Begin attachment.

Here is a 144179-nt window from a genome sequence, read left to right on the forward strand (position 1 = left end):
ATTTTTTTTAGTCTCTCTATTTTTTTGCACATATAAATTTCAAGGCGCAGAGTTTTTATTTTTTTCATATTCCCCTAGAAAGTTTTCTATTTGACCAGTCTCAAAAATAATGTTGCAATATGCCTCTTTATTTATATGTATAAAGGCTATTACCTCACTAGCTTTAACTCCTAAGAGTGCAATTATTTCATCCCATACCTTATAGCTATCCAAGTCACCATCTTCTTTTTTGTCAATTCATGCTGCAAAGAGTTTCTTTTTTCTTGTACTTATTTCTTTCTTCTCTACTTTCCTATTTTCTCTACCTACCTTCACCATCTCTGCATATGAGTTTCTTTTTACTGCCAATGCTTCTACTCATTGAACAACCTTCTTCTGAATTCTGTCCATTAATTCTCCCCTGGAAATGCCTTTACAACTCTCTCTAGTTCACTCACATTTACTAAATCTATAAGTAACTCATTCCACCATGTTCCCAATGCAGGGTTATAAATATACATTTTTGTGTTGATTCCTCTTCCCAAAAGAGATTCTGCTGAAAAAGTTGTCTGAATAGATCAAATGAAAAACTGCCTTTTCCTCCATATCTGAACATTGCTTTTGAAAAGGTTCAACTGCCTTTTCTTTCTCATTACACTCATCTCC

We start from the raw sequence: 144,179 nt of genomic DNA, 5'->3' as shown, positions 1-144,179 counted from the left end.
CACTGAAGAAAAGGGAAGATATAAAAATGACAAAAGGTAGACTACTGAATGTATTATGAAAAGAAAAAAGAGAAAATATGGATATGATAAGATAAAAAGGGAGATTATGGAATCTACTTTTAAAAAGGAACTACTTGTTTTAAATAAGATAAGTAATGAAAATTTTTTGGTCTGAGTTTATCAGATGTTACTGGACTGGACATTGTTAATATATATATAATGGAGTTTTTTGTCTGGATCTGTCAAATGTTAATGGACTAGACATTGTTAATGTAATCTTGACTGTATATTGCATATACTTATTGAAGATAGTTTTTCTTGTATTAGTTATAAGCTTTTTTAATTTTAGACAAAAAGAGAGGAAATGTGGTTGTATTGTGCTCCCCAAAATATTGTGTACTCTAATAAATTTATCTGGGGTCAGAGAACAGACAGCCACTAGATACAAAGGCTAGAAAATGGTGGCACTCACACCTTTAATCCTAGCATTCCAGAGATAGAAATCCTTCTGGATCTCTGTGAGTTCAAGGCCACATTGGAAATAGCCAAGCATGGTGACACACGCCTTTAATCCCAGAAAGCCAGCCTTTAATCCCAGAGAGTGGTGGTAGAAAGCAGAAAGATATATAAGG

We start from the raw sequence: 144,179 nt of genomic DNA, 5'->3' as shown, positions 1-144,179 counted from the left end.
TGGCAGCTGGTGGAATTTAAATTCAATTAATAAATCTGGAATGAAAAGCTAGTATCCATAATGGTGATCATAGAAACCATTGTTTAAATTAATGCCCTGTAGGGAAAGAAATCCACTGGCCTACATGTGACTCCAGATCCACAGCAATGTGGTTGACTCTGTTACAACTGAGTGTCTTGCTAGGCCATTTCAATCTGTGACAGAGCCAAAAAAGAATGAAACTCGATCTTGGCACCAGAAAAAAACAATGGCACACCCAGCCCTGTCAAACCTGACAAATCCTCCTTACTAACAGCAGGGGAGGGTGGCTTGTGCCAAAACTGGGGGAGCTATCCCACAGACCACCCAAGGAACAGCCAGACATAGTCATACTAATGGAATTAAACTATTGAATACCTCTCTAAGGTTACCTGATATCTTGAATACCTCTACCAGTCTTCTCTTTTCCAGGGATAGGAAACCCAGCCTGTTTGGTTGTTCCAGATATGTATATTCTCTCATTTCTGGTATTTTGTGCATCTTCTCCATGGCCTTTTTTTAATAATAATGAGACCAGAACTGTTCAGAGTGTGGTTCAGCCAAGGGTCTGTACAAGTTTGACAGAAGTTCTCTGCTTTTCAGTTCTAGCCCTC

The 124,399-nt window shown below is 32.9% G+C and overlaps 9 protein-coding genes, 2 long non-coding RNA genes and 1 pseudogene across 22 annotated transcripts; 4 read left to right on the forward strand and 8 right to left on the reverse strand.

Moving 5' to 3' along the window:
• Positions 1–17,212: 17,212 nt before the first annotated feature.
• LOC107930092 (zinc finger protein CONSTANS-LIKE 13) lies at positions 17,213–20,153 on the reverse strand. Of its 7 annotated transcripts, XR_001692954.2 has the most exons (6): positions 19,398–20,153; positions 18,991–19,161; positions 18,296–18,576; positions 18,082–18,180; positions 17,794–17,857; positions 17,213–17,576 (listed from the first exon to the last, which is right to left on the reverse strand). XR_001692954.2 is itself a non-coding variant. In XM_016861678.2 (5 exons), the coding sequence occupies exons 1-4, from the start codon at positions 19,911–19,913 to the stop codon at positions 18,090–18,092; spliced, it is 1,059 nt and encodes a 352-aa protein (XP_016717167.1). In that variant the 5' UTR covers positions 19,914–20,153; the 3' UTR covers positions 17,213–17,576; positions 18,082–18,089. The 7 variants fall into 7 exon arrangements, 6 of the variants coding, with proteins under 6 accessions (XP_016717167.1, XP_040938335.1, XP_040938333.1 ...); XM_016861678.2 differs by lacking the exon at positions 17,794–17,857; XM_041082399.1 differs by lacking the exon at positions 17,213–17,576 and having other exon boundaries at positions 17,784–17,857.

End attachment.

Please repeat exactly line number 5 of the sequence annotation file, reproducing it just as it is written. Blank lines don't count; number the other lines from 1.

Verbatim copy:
We start from the raw sequence: 144,179 nt of genomic DNA, 5'->3' as shown, positions 1-144,179 counted from the left end.